By Jeff Unger, MD, FACE
Director, Unger Primary Care Concierge Medical Group, Rancho Cucamonga, CA
Dr. Unger reports that he participates on the speaker’s bureau for Janssen Pharmaceuticals, Novo Nordisk, and Valeritas; is an advisory board member for Janssen, Sanofi-Aventis, Novo Nordisk, Halozyme, and Abbott; is a consultant for Novo Nordisk, Sanofi-Aventis, Valeritas, and Dance Pharmaceuticals; and receives research/grant support from Boehringer Ingelheim, Novo Nordisk, GSK, Eli Lilly, Johnson and Johnson, Pfizer, Sanofi-Aventis, Takeda, and Merck.
SYNOPSIS: Skipping breakfast increases lunch and dinner postprandial glucose levels due to impaired GLP-1 secretion. The resultant escalation of insulin resistance can have an impact on long-term diabetes management. Breakfast consumption could be a successful strategy for reducing postprandial hyperglycemia in patients with type 2 diabetes.
SOURCE: Jakubowicz D, et al. Postprandial hyperglycemia and impaired insulin response after lunch and dinner in individuals with type 2 diabetes: A randomized clinical trial. Diabetes Care 2015;38:1820-1826.
Twenty-six patients with type 2 diabetes, duration < 10 years, and an A1c 7-9 % were recruited for this randomized, open-label, crossover-within-subject clinical trial in Venezuela. Patients served as their own controls. None of the patients worked graveyard shifts, and all woke up between 6 a.m. and 7 a.m. and went to sleep between 10 p.m. and 11 p.m. nightly. Patients were insulin- and GLP-1 receptor agonist-naive and taking only metformin. Participants underwent two separate all-day meal tests with a washout of 2-4 weeks between testing days. On the day participants ate breakfast, three identical standard meals were provided in the clinic at planned times. On days when breakfast was not consumed, lunch and dinner were provided on the same schedule. Blood samples were obtained from all participants at 15, 30, 60, 90, 120, 150, and 180 minutes after eating commenced for each meal. The primary outcome was the assessment of postprandial glycemia following lunch and dinner in patients who ate or skipped breakfast. Secondary outcomes were the assessment levels of plasma insulin, C-peptide, intact GLP-1 (iGLP-1), free fatty acid, and glucagon.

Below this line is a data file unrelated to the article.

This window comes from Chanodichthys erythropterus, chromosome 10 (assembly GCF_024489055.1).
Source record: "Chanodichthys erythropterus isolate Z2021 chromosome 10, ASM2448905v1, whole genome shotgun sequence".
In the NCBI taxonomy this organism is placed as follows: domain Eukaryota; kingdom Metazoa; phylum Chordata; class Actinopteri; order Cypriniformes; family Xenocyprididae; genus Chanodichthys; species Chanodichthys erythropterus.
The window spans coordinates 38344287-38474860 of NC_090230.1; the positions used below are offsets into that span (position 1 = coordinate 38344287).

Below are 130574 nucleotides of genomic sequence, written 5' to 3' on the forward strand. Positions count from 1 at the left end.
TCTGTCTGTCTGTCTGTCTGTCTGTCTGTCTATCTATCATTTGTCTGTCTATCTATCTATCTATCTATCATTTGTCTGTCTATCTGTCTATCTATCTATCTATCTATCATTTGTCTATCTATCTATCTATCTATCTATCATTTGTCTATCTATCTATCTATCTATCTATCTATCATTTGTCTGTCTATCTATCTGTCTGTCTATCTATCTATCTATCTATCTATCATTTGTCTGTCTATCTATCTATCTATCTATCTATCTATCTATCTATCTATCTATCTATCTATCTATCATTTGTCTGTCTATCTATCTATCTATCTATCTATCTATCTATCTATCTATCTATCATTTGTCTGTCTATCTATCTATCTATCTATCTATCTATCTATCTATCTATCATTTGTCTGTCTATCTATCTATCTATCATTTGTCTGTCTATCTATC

When skipping breakfast, the peaks of plasma glucose after lunch and dinner were 39.8% and 24.9% higher, respectively. Skipping breakfast resulted in a 1-hour delay of iGLP-1 secretion and a 21.5% lowered peak response at lunch, compared with levels obtained when breakfast was consumed. Skipping breakfast induced insulin resistance by increasing levels of glucagon, free fatty acids, reducing endogenous insulin secretion, and iGLP-1 following lunch and dinner. Eating breakfast reversed this adverse metabolic state.
In type 2 diabetes, postprandial hyperglycemia has a significant effect on A1c and long-term outcomes. Reducing peaks in post-meal glucose levels may slow the progression of beta-cell function and improve microvascular and macrovascular disease. From a clinical perspective, many of our patients believe that skipping breakfast will result in a reduction in caloric consumption during the day. However, upon careful examination of their glucose logs, these patients actually have a rise in glucose levels beginning mid-day, which continues until bedtime. Breakfast has been demonstrated to be of major importance for the 24-hour regulation of glucose. Skipping breakfast has been associated with weight gain, increased insulin resistance, and an increased risk of developing type 2 diabetes. The omission of breakfast in patients with type 2 diabetes is associated with a significant rise in A1c and all-day postprandial hyperglycemia. Most of the metabolic pathways involved in postprandial glycemia, including beta-cell secretory function, insulin sensitivity, muscle glucose uptake, muscle glycogen storage, and hepatic glucose production, are controlled by the circadian clock. Skipping breakfast, therefore, has a tremendous metabolic impact on insulin resistance.
Based on the findings of this well-controlled study, patients with type 2 diabetes should be instructed that the consumption of breakfast will likely result in a reduction in postprandial hyperglycemia, improvement in GLP-1 secretion, and a decrease in overall insulin resistance.
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